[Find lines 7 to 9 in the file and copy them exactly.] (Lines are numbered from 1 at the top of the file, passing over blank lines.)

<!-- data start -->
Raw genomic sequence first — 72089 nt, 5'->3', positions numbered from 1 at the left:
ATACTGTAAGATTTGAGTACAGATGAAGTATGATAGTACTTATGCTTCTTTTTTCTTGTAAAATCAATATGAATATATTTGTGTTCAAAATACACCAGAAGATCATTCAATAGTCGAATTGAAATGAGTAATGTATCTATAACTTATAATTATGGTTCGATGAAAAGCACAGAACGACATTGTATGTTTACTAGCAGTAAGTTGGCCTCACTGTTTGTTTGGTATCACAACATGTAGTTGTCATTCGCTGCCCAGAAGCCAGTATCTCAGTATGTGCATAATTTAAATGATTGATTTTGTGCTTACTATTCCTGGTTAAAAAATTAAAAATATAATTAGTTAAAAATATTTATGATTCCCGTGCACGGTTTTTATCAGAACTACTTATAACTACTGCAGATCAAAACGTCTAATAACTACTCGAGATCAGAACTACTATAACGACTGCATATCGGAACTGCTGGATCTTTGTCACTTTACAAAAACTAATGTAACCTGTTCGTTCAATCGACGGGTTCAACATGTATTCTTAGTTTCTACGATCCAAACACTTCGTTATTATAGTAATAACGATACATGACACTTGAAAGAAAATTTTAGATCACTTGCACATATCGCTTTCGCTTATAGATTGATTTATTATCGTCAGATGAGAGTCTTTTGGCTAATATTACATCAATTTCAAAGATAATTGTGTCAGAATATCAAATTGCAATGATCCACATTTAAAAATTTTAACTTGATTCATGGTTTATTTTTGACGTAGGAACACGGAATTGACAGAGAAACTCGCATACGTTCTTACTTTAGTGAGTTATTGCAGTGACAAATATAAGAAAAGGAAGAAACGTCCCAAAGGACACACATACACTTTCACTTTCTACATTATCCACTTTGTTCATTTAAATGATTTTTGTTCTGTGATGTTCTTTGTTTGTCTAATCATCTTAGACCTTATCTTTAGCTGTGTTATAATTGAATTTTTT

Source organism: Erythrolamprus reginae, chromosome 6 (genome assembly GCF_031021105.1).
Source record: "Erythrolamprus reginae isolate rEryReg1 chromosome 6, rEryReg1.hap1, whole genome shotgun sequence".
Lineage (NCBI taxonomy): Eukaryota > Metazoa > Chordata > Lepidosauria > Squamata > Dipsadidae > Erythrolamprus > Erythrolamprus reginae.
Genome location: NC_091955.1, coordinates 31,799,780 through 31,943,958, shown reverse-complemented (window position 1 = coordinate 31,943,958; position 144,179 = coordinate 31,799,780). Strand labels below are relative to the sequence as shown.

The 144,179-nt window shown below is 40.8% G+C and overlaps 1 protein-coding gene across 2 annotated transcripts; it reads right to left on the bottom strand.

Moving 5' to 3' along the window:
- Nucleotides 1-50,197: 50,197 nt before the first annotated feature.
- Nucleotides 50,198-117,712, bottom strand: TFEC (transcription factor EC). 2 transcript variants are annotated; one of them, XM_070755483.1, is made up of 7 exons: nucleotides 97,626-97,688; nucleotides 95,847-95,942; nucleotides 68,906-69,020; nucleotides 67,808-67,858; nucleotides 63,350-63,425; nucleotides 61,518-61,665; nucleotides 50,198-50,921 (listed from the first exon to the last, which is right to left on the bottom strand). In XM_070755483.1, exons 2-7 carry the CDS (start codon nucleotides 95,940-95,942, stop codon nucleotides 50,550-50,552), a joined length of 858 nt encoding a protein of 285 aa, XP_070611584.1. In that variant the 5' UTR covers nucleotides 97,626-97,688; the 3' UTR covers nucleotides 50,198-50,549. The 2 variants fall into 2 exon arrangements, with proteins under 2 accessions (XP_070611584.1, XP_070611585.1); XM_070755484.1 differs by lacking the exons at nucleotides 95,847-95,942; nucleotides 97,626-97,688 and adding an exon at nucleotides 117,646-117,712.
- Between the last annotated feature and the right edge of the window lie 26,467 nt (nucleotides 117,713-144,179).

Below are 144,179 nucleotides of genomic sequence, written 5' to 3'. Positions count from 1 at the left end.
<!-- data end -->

The 144,179-nt window shown below is 40.8% G+C and overlaps 1 protein-coding gene across 2 annotated transcripts; it reads right to left on the bottom strand.

Moving 5' to 3' along the window:
- Nucleotides 1-50,197: 50,197 nt before the first annotated feature.